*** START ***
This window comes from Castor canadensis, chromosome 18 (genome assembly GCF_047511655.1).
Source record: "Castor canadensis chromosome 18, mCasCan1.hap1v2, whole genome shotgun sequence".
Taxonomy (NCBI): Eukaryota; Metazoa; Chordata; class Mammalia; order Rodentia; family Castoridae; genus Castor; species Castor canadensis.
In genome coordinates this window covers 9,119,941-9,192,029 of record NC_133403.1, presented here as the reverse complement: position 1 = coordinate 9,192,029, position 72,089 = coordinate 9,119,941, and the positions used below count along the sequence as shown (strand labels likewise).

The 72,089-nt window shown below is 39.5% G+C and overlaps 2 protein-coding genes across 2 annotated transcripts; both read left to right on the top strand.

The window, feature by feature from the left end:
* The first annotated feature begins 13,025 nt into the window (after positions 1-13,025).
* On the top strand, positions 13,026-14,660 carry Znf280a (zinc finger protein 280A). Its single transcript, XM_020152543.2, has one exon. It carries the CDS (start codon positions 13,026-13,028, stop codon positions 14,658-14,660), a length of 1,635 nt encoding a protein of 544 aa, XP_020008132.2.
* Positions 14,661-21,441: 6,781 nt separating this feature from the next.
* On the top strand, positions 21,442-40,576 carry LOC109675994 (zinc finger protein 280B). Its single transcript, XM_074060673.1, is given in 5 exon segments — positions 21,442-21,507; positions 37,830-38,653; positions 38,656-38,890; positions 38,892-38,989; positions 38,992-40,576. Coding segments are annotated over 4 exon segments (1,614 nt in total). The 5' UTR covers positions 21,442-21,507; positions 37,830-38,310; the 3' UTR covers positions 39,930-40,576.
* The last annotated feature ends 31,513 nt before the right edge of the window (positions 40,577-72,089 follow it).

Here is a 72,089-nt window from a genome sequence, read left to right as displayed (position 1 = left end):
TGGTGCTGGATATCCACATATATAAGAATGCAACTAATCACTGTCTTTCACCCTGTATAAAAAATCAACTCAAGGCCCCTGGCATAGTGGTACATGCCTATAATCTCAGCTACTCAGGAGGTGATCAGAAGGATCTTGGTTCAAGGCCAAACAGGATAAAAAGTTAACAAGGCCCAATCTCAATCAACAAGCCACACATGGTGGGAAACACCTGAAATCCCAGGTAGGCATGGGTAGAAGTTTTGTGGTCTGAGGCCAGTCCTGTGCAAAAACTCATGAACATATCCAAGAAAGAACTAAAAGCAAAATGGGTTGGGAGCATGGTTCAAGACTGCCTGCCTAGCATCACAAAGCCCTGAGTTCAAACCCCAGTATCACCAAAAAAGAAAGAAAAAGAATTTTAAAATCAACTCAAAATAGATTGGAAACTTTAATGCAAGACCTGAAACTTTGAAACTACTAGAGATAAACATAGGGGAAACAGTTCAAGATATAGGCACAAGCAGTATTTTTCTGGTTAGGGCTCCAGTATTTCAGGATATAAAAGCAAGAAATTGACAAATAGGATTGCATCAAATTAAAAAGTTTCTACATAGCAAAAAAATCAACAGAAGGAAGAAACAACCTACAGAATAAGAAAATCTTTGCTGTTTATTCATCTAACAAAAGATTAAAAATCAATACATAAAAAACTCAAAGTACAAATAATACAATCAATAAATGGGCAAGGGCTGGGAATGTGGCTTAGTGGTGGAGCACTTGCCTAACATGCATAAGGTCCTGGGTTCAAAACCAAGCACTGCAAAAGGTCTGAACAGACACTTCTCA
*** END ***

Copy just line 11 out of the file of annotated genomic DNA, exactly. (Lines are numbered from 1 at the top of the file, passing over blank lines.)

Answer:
* The last annotated feature ends 31,513 nt before the right edge of the window (positions 40,577-72,089 follow it).